MT: For me, it was getting acclimated to the space. It's one thing to have a menu and then have a place that has plenty of room, but here it's really small and limiting. We're in the middle of the dining room cooking. I'm right next to a six-top. I'm standing a foot in front of them expediting. What a lot of people don't realize is that the space that they see us cooking — that's it. So, in the morning, they're making pasta where I expedite at night. We're using every inch of that.
And there's a lot going on on that menu.
MT: Oh yeah, it was tough getting everything organized so we could execute it. Certainly. We've been trying to progress and strengthen our crew to the point where now there are things we can do that we couldn't have dreamed of at the beginning. We're adding a good amount of stuff.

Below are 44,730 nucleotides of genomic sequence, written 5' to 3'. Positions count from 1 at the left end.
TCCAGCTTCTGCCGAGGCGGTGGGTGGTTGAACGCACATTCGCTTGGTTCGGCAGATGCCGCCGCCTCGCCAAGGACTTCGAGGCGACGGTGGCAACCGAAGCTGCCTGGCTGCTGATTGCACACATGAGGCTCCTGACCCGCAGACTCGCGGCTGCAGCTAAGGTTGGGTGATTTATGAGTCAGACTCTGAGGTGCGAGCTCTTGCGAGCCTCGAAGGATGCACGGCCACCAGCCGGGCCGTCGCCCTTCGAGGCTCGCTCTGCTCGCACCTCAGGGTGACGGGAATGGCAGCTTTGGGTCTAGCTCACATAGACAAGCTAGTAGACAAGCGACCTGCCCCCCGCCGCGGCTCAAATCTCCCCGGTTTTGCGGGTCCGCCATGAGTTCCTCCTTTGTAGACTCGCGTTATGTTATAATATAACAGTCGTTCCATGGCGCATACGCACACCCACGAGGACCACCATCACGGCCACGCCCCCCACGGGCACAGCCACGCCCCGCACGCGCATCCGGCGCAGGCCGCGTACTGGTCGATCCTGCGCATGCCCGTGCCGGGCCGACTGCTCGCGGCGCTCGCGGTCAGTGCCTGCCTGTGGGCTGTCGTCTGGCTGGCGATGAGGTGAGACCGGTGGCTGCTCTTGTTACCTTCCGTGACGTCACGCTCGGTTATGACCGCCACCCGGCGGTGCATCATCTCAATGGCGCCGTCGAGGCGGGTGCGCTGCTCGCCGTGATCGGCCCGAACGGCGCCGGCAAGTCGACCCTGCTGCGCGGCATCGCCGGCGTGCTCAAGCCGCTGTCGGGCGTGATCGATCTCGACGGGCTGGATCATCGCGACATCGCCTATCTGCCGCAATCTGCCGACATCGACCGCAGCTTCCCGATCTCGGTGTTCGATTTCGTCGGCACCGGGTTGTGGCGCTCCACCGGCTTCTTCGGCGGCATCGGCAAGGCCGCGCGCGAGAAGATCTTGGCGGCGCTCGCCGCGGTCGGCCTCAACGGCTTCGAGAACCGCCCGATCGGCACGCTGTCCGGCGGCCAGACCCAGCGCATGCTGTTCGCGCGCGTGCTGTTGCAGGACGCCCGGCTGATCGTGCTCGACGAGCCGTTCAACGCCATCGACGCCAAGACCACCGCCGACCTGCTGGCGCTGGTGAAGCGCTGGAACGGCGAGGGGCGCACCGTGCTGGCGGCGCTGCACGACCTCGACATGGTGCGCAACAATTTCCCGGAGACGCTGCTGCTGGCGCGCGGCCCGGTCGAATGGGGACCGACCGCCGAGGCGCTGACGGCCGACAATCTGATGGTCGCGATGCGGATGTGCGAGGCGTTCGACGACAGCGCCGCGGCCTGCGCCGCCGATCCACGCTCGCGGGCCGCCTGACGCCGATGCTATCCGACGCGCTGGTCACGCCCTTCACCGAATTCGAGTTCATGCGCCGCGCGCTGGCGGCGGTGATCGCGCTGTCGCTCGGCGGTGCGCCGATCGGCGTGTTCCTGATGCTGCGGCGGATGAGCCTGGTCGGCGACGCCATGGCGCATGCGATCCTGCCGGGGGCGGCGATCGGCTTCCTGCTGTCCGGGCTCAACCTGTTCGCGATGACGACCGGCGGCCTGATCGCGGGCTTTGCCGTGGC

What are some of those things?
MT: We're making our focaccia in-house, we're curing things, we're making every single pasta on the menu here. Our menu may have started out with seven dishes in each menu category, and now we have nine. That's in addition to the large format dishes and the additions to the menu. At first, we were just trying to keep up.
MK: Something that I've realized, also, is that some of these things will take a lot of space and prep time to put on the plate. How many days does it take to get the veal tongue ready?
MT: About a week to brine.
MK: We didn't start with a veal head when we opened. We started with a lamb head, since it's half the size. The veal tonnato on the menu now is more forward than at the beginning. We're also lucky to have most of the staff from the beginning, which is crucial in making these things happen, and also being able to sell some of these items to a table of five.